• Seven: We are engaging the life of the University with the larger community, both locally and internationally.  For instance, the Confucius Institute, our new partnership with Chengdu University in China, now offers our students a full curriculum in Chinese language and culture. About 120 students are enrolled in the institute’s classes this semester in Durham, and 30 are enrolled in Manchester. The institute also provides opportunities for cultural learning and exchange for regional schools—primary through post-secondary. At a time when China is the third largest trading partner for New Hampshire, the institute provides opportunities not only for students but also for businesses in the state.
  • Eight: To extend our global reach even further, UNH representatives will be joining U.S. Senator Jeanne Shaheen this month as she leads a delegation of New Hampshire enterprises to India, where we will seek to develop new international partnerships.
  • Nine: The New Ventures Fund that UNH launched last year with $1 million is now awarding grants that promote interdisciplinary and collaborative research, teaching, and engagement activities throughout the University. One of its first grants supported the creation of the Center for Excellence in Geosciences Education, based at the Joan and James Leitzel Center.
  • Ten: In May, the first class to earn degrees from the new UNH School of Law graduated. And this fall, the Law School is teaming up with the Whittemore School to offer a dual JD and MBA degree program. This will be the first of several dual degree programs as a result of the 2010 affiliation agreement through which the Franklin Pierce Law Center became the UNH School of Law.
  • Eleven: UNH also continues to secure more federal research grants per capita for full-time faculty than any other land-grant university in New England.  And the aggregate dollar figures for research funding continue to climb.
  • Twelve: In the coming year, UNH Cooperative Extension will work with other units on campus to launch initiatives to grow and sustain a vital economy in the Granite State, by supporting community development, entrepreneurship, and emerging growth sectors, such as local foods.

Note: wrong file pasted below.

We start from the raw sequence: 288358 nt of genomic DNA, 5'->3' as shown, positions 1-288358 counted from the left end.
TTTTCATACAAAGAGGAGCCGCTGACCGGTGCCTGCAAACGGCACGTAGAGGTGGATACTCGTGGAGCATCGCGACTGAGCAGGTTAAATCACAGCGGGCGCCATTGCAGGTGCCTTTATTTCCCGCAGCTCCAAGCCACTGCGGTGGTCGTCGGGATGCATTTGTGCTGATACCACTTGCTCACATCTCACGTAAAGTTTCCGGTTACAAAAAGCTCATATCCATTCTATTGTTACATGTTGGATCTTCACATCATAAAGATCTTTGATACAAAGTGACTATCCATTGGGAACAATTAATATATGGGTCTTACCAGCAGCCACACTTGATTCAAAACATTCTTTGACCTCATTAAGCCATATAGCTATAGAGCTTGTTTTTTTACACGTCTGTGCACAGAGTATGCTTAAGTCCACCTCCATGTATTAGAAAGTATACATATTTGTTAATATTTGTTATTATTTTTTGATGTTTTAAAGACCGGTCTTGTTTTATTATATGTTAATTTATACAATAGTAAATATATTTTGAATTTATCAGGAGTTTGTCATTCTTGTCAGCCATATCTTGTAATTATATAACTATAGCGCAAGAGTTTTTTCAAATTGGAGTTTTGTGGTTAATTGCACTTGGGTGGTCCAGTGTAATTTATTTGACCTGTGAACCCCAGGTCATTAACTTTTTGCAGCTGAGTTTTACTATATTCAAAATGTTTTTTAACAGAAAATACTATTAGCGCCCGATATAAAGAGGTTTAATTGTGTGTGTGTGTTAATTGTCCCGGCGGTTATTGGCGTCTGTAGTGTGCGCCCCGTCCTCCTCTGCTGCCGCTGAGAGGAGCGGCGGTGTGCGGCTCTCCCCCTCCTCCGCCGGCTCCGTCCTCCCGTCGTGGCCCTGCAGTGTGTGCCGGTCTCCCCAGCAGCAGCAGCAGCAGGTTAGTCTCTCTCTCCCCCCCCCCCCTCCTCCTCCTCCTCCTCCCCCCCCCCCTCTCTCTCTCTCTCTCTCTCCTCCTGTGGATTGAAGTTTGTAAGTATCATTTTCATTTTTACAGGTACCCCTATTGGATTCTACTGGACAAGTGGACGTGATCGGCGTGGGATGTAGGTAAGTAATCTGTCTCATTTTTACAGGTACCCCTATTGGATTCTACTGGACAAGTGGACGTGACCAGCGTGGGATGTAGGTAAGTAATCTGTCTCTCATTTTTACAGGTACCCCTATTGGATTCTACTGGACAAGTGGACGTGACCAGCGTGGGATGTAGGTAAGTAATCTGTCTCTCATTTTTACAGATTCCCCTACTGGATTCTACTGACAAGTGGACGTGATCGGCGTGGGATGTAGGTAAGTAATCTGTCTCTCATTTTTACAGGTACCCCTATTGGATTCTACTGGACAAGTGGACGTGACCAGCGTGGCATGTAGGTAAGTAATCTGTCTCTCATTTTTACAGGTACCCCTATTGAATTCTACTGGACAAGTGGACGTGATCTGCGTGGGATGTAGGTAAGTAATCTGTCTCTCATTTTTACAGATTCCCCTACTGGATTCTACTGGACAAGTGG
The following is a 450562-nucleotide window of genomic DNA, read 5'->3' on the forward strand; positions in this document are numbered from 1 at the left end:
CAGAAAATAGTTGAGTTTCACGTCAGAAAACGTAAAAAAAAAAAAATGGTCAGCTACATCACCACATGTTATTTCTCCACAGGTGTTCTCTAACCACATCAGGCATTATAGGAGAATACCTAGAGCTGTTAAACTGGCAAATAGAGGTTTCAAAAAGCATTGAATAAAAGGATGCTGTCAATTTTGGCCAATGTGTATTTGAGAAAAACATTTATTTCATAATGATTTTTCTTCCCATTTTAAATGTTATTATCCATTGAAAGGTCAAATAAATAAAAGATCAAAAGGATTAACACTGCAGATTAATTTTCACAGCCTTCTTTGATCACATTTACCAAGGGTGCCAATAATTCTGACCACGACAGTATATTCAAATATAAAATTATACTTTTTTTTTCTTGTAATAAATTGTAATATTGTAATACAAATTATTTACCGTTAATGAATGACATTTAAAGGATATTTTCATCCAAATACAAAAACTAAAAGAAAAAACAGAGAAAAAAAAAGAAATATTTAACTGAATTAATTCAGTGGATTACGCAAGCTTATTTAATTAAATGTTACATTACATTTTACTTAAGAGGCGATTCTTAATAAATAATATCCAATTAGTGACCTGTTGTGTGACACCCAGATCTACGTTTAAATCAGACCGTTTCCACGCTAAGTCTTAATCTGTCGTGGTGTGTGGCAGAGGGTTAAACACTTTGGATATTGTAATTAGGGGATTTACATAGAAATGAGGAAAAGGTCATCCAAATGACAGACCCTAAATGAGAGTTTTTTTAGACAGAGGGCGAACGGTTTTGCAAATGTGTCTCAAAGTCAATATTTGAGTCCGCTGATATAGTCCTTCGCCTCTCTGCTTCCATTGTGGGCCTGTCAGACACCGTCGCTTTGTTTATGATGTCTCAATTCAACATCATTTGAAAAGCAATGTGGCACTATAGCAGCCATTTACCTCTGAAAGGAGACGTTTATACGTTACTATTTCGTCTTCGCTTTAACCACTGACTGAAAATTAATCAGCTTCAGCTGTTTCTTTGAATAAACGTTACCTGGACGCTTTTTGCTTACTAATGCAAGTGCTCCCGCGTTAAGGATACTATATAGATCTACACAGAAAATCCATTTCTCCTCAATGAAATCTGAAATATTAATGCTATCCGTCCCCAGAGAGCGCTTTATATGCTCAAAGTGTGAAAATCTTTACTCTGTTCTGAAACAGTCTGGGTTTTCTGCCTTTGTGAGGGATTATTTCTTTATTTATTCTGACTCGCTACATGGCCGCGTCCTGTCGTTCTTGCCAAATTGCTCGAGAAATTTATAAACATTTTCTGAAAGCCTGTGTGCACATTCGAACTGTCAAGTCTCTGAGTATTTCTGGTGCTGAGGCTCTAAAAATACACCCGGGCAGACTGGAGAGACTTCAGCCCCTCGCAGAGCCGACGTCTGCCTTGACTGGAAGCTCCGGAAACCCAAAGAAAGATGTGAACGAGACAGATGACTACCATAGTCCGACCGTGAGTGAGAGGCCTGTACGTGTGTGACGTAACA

• Thirteen: One of the hallmarks of a UNH education is the opportunity for students to work side-by-side with world-class faculty on cutting edge research projects.  We showcase some of that research in the Undergraduate and Graduate Research Conferences—and this year, once again, the URC set a record for participation, with 1,100 students involved, making it the largest undergraduate conference of its kind in the nation.
  • Fourteen: Our University also partners with dozens of businesses, large and small.  Through research, consulting, joint-ventures and, of course, serving as the state’s principal provider of an educated workforce, UNH is a critical part of the New Hampshire Advantage.  We are also helping to build new businesses and create new jobs by nurturing entrepreneurs through efforts such as the Green Launching Pad and the New Hampshire Innovation Commercialization Center.
  • Fifteen: We have revitalized our Office for Research Partnerships and Commercialization and rededicated ourselves to bringing UNH-produced intellectual property to market.   In part, this is about new and more robust revenue streams for the University.  It is also about providing new opportunities for our students and faculty.  Just two weeks ago, for example, the office announced plans to work with Enterasys Networks to bring state-of-the-art technology to the College of Engineering and Physical Sciences, provide students with paid internships and enhanced technical education and training, and expand existing relationships with the UNH InterOperability Laboratory.
  • Finally, number sixteen: Among our many areas of national and international distinction, UNH faculty continue to be leaders in promoting scholarship and research in science, technology, engineering, and math (or, STEM). It’s exciting to see these efforts come to fruition through programs such as the Judd Gregg Marine Research Complex, the Flow Physics Facility, and the New Hampshire Space Grant Consortium, which recently celebrated its 20th anniversary. And we are supporting the advancement and leadership of women faculty in the STEM disciplines, thanks in part to the ADVANCE grant awarded to UNH by the National Science Foundation.